If you’re reading this, congratulations! You’ve managed to pull yourself away from Fallout 4 for a few minutes of fresh air of Facebook checking and some Nuke Cola from the fridge!

I’m not your mother – I’m not here to tell you NOT to play Fallout 4.

I am, in fact, here to tell the exact opposite: How Fallout 4 Will Help Your HSC.

Don’t believe me?

The week of my English Advanced Trials, Halo: Reach came out, and guess what I got to do the night before? Yup, I played Halo: Reach, and I came out with a very pretty 98/100.

Why was I able to play Halo: Reach every night before my Trials? Because I developed self-discipline and adopted the 25:10 Principle.

Why is self-discipline important?

During the HSC, it is important to maintain having a ‘life’, because if you don’t, you’re setting yourself up to become a wretched snivelling ball of emotions.

When it comes to HSC State Rankers, there is one behavioural trait which defines them all: self-discipline.

Self-discipline in how your prioritise your study and life allows you to be more productive and efficient with your time.

Most HSC State Rankers do no more than 2 hours of a night, but when they study, they study. When they take a break, they take a break.

I hate studying but I still got 98.7 for my ATAR.

Even now, I absolutely hate studying and I’m undertaking a law degree, one of the most laborious degrees you can possibly ever pursue.

Trust me, I would prefer to sit and stare at a wall before sitting down to study.

It is for this reason that I had to adopt the 25:10 Principle during the HSC in order to get any study done.

What is the 25:10 Principle?

The 25:10 Principle is simple: for every 25 minutes of study, you give yourself 10 minutes of video gaming time at the conclusion of your day’s studying.

I developed this from the Pomodoro Time Technique to give myself motivation to get the boring stuff (i.e. studying) done so that I could do the more interesting stuff (i.e. Halo: Reach). The 25:10 Technique gives you an actual incentive to get stuff done!

Step 1: Write down your immediate tasks for the evening.

When you come home from school, you’ll probably have written in your diary a few things that you already may need to do. Write these all down at the most basic level. For example, here’s how you would split up writing a practice essay about Trotsky:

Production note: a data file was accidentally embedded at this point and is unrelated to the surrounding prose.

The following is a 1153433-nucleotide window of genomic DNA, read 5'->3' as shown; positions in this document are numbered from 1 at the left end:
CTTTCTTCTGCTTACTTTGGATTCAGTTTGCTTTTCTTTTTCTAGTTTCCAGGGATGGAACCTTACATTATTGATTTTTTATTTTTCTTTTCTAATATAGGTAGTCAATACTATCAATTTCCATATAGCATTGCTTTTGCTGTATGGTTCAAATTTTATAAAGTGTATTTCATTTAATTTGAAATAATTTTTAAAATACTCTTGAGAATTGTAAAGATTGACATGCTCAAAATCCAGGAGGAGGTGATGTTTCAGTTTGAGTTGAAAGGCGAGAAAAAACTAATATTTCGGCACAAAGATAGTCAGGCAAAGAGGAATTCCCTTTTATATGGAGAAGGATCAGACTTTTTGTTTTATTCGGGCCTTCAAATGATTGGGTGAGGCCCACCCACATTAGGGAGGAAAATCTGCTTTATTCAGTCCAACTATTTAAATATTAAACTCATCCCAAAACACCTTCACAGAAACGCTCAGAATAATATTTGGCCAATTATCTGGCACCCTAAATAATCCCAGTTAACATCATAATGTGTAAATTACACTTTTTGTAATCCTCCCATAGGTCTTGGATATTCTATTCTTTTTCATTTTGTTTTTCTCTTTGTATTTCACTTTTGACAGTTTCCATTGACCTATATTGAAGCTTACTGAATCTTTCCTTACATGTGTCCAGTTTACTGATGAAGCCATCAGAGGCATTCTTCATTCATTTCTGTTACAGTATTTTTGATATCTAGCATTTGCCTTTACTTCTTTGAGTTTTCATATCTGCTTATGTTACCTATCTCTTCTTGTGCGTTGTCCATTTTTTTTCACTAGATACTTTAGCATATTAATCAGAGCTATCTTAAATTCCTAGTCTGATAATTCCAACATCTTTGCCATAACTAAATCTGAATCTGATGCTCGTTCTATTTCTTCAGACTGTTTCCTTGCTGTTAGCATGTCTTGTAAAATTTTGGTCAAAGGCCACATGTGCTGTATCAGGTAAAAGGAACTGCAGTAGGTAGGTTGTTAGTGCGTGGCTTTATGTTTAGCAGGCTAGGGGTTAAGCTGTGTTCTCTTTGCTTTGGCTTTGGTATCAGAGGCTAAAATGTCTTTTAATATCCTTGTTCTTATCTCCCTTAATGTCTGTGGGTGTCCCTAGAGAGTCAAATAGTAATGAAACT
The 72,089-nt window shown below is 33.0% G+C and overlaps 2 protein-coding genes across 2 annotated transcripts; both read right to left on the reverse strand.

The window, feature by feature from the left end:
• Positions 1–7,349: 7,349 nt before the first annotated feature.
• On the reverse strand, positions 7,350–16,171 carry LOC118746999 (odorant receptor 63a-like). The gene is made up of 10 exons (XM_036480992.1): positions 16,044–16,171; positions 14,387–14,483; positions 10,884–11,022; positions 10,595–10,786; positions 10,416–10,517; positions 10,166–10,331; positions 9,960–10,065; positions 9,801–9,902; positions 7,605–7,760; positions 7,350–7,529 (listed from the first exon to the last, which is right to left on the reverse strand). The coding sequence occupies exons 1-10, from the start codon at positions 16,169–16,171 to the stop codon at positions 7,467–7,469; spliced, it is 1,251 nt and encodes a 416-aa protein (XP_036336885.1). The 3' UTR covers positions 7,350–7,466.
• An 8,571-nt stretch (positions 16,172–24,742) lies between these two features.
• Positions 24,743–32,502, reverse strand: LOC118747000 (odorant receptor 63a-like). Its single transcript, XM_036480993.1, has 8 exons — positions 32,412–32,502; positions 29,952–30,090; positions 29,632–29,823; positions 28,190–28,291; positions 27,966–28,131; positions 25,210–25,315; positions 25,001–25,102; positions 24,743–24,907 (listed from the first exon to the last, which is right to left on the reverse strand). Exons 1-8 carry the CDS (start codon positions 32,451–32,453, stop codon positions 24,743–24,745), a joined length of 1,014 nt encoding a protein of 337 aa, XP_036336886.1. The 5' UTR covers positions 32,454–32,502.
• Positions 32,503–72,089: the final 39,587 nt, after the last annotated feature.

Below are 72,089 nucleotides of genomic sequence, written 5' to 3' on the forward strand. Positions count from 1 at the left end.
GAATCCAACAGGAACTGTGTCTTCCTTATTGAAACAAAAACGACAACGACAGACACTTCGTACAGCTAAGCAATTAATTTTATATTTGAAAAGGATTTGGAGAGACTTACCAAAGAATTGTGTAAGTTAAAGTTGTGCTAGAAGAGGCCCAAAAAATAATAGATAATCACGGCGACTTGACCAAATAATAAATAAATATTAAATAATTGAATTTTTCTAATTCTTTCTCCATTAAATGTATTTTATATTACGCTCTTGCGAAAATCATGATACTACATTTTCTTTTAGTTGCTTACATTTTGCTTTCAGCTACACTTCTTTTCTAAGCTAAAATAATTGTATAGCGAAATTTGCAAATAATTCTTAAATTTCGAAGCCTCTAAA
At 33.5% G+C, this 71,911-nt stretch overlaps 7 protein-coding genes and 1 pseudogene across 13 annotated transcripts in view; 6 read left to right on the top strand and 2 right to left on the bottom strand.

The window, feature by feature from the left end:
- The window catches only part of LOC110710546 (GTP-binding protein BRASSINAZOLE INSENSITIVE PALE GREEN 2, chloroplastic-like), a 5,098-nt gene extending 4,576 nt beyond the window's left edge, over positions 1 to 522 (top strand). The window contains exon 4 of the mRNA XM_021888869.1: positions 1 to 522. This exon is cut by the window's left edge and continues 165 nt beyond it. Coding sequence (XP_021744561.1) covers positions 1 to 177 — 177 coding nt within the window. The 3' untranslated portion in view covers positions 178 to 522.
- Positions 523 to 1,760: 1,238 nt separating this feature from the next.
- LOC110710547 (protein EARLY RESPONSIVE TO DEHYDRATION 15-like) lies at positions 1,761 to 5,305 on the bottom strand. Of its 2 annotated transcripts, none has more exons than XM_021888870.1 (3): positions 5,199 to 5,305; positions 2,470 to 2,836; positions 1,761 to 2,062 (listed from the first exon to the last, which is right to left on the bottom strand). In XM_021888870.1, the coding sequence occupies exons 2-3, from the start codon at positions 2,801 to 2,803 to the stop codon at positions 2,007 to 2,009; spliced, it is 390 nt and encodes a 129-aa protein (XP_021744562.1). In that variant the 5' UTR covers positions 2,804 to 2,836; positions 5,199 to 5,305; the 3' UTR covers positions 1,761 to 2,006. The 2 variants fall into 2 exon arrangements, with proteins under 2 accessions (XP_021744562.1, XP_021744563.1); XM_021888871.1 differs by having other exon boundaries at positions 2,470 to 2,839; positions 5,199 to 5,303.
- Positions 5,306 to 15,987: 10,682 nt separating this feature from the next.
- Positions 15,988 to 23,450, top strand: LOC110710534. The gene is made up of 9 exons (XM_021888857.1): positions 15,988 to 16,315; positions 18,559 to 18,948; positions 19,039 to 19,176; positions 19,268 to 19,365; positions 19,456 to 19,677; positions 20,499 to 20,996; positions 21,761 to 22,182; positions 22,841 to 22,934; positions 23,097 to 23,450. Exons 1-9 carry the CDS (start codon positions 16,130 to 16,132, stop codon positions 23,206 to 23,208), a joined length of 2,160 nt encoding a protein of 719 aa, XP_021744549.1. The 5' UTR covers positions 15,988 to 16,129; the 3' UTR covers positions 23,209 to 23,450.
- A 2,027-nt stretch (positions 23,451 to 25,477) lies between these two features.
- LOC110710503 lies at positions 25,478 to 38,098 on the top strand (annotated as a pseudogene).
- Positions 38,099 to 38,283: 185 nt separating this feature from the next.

Screen Shot 2015-11-11 at 11.53.05 AM

Thus, you’ll have the following things for Modern History to complete:

  1. Go through 2014 HSC Modern History past paper
  2. Refer to syllabus and use HSC verbs table to construct question
  3. Construct Trotsky essay framework with sources
  4. Write essay
    • Intro
    • Paragraph 1
    • Paragraph 2
    • Paragraph 3
    • Conclusion
Your turn! 

Write down what you need to complete and write out the tasks you’ve developed from it!

Step 2: Estimate how long each task will take and place 5 minute breaks between them

Give yourself an approximation of how long each task will take. This will help you to fit it into the 25 minute intervals:

  1. Go through 2014 HSC Modern History past paper – 10 minutes
  2. Refer to syllabus and use HSC verbs table to construct question – 15 minutes
  3. Construct Trotsky essay framework with sources – 25 minutes
  4. Write essay
    • Intro – 10 minutes
    • Paragraph 1 – 15 minutes
    • Paragraph 2 – 15 minutes
    • Paragraph 3 – 15 minutes
    • Conclusion – 10 minutes

TOTAL: 1 hour 55 minutes

Your turn! 

On your list, allocate an approximate amount of time you need for each. As you complete each one, write how long it actually took you for future reference!

Then you break it up into your evening:

TIMESTUDY ACTIVITY
4:00pmGo through 2014 HSC Modern History past paper (10 mins)
Refer to syllabus and use HSC verbs table to construct question (15 mins)
4:25pmBreak
4:30pmConstruct Trotsky essay framework (25 mins)
4:55pmBreak